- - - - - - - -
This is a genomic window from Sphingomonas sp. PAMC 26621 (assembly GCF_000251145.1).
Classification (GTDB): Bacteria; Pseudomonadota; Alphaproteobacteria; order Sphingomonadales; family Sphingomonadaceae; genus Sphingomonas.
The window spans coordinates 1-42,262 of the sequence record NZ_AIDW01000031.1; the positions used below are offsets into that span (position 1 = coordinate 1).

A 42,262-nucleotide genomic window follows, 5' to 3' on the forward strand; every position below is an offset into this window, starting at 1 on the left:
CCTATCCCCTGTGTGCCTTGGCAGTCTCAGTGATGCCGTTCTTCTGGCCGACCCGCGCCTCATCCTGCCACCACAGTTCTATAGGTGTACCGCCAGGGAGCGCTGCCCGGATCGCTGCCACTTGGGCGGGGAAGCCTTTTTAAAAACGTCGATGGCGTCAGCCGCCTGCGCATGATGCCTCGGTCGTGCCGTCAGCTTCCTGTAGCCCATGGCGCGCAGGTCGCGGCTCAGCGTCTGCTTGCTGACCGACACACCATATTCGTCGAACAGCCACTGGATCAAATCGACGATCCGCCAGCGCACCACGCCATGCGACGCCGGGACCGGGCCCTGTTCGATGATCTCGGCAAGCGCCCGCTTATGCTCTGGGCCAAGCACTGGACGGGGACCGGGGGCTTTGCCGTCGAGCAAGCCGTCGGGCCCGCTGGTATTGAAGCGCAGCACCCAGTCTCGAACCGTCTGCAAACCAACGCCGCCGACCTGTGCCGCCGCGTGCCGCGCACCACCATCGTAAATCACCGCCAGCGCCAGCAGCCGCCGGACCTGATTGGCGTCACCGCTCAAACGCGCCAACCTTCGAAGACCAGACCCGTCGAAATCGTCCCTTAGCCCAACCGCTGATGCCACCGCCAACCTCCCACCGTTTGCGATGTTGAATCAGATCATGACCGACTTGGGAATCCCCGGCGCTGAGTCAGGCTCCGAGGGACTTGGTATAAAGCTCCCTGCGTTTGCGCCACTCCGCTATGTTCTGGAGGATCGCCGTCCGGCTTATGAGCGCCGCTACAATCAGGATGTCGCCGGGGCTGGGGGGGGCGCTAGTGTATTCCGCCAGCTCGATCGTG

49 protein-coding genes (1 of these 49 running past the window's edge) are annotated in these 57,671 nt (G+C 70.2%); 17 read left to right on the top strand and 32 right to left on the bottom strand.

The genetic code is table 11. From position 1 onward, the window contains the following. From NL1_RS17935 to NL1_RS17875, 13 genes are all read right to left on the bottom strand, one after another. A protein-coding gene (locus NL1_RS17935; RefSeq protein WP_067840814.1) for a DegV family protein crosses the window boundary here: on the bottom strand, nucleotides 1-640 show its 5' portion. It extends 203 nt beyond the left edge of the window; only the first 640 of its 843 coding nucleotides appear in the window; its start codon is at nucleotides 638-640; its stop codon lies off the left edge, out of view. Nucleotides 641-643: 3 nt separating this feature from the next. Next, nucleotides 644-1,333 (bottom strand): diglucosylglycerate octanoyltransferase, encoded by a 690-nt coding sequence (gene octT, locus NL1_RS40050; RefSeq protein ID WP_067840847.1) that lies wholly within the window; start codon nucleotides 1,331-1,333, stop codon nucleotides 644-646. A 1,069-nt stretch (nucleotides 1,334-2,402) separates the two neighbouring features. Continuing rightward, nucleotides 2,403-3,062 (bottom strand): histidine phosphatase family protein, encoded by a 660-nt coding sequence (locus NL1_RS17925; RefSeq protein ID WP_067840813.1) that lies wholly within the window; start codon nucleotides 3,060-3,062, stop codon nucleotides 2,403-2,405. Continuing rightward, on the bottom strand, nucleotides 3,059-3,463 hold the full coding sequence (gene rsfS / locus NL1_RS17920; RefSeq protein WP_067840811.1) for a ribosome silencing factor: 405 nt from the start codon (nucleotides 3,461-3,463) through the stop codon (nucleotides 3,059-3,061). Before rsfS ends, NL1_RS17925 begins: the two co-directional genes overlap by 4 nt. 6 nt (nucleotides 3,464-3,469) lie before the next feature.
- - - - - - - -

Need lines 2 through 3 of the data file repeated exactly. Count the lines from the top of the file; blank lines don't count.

Classification (GTDB): Bacteria; Pseudomonadota; Alphaproteobacteria; order Sphingomonadales; family Sphingomonadaceae; genus Sphingomonas.
The window spans coordinates 1-42,262 of the sequence record NZ_AIDW01000031.1; the positions used below are offsets into that span (position 1 = coordinate 1).